Maintaining a motor vehicle is the perfect real-world application of the phrase “an ounce of prevention is worth a pound of cure.” Spending a few hundred dollars on your car every year may seem excessive—especially if it doesn’t necessarily add any major upgrades to the vehicle—but it could be far better than the alternative, which is accumulating hundreds of thousands of dollars in damages in a catastrophic collision.
According to The Times-Picayune, a head-on collision that occurred on a Saturday evening earlier this month resulted in two fatalities. The accident happened on Louisiana Highway 16 just outside of Pine Grove in St. Helena Parish.
WAFB reports on a fatal head-on collision on LA 19 that occurred earlier this month near LA 955 in East Feliciana Parish. According to police, a 49-year-old man was heading north on LA 19 in a Nissan Maxima when his vehicle crossed over the centerline, directly into the path of an oncoming Mercury Mountaineer. A 36-year-old man was driving the Mercury.
TheTownTalk reports on a tragic collision that occurred early last Thursday on La. Highway 124 between a passenger car and a loaded log truck. A 26-year-old man driving a 2004 Chevrolet Malibu was heading east near the Winn-LaSalle parishes line with two passengers in the vehicle when he lost control at the wheel.
There was a 12-percent increase in the number of fatal pedestrian accidents over the past decade, according to the Pedestrian and Bicycle Information Center, but distracted drivers are not the only ones to blame for this spike. The Guardian reminds readers that Apple released the first iPhone in 2007, and smartphones have essentially proliferated every aspect of modern life since.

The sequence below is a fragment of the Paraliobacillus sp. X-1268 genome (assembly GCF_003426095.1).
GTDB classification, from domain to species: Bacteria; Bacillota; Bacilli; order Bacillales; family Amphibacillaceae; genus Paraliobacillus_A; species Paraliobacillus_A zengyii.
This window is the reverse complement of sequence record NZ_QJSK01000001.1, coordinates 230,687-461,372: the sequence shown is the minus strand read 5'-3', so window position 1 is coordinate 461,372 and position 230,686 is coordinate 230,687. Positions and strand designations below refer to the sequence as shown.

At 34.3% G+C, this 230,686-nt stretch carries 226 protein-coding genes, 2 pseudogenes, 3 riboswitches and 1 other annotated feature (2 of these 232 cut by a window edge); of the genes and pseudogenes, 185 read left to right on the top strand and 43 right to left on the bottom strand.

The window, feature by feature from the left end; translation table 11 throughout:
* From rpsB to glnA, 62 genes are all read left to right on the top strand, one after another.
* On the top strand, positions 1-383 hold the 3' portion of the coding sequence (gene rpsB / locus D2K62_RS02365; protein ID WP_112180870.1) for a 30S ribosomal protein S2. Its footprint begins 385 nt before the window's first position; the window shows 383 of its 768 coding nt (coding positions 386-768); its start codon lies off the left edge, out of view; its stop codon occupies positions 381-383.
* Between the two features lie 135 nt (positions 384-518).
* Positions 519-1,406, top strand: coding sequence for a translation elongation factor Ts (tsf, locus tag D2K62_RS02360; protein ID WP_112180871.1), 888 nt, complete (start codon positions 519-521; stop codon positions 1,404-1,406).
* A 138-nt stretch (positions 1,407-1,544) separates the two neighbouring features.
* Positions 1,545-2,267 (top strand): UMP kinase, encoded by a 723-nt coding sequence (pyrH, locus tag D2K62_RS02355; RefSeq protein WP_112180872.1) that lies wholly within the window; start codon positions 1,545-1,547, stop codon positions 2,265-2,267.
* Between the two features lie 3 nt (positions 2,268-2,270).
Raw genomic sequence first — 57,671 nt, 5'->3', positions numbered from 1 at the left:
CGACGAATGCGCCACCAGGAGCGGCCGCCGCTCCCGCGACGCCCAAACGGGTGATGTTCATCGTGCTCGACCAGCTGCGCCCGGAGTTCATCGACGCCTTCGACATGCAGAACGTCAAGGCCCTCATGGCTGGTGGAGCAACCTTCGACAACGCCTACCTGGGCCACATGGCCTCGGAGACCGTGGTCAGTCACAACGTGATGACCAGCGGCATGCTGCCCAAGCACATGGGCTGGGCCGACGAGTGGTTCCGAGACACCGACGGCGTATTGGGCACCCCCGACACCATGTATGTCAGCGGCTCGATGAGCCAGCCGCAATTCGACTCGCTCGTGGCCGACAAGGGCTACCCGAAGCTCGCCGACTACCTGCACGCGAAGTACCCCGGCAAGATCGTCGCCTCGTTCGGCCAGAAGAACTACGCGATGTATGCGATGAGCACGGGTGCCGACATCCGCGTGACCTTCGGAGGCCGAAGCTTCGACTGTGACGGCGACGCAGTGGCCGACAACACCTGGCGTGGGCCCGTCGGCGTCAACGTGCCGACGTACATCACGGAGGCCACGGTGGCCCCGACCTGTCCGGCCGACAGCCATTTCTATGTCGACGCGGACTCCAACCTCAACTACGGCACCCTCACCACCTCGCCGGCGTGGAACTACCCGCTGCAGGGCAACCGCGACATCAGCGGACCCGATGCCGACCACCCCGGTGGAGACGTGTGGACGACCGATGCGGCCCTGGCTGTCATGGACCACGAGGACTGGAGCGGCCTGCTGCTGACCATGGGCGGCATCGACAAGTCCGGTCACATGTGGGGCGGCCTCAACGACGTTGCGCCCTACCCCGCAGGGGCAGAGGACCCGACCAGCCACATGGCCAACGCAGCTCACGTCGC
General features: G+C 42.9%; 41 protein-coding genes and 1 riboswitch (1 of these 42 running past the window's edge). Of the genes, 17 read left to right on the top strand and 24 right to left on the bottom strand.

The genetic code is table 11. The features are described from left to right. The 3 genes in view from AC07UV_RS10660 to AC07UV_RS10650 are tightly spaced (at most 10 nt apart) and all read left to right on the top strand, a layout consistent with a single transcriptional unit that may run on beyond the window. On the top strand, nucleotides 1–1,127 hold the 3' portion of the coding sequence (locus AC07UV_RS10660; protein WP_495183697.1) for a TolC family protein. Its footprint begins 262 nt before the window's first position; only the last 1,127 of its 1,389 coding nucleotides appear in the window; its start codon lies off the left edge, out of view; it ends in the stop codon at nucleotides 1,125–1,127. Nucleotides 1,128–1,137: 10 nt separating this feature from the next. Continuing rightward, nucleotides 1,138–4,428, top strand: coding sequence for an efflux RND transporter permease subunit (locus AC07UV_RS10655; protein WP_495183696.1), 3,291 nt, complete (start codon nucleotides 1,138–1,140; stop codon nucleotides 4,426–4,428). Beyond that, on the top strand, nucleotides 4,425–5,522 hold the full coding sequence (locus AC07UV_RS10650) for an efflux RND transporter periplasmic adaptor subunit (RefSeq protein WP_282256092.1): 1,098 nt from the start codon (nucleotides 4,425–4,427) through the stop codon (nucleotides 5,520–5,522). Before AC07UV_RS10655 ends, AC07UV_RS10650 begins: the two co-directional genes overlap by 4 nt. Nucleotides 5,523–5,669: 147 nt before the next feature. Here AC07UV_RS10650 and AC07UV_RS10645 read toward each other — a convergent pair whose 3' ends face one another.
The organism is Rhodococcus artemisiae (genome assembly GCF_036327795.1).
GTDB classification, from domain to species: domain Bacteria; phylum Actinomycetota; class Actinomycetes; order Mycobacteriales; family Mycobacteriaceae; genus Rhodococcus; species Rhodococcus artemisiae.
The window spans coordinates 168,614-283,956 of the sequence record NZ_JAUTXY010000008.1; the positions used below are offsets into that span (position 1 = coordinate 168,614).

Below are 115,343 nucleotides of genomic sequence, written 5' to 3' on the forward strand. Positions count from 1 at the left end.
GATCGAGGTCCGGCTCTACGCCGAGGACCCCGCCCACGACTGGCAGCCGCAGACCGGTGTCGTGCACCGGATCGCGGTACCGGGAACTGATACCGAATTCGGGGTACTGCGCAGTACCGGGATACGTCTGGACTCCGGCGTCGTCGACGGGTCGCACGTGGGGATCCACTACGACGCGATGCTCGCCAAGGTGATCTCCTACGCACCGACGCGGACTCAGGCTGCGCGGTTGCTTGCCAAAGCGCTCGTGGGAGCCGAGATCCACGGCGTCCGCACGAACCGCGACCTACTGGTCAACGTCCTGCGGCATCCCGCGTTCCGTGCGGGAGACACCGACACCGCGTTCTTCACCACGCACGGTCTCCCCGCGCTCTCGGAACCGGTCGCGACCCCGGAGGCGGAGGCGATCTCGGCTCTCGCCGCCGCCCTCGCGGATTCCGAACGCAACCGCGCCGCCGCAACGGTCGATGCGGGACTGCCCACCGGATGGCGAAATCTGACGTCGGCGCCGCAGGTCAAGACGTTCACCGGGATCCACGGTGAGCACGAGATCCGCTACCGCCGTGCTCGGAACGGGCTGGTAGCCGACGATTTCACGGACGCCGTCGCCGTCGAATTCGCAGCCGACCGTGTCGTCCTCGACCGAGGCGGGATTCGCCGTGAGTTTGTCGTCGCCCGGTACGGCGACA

Every state has its own laws and procedures for handling car accident claims. Most of the variations from state to state have to do with the role that fault plays in determining the value of a particular claim. Variations also exist regarding damage caps and statues of limitation.
WBRZ2 reports on yet another motor vehicle collision on I-10 East, right before the exit for La. 415. This particular stretch of highway is notorious for its congestion—and for the devastating crashes that often result.
Up to six children die on student transportation vehicles every year. Although this statistic is tragic, it accounts for less than 1 percent of all traffic fatalities nationwide, making school buses the safest vehicle on the road, according to the National Highway Traffic Safety Administration.
You probably felt mixed emotions on the day your teen started driving. Not having to chauffeur your teen around town is certainly a welcomed change, but the thought of your child being severely injured in an accident is unbearable.
The roads can be treacherous on drinking holidays such as Memorial Day weekend. In addition to drunk drivers, holiday traffic congestion increases the risk of crashing.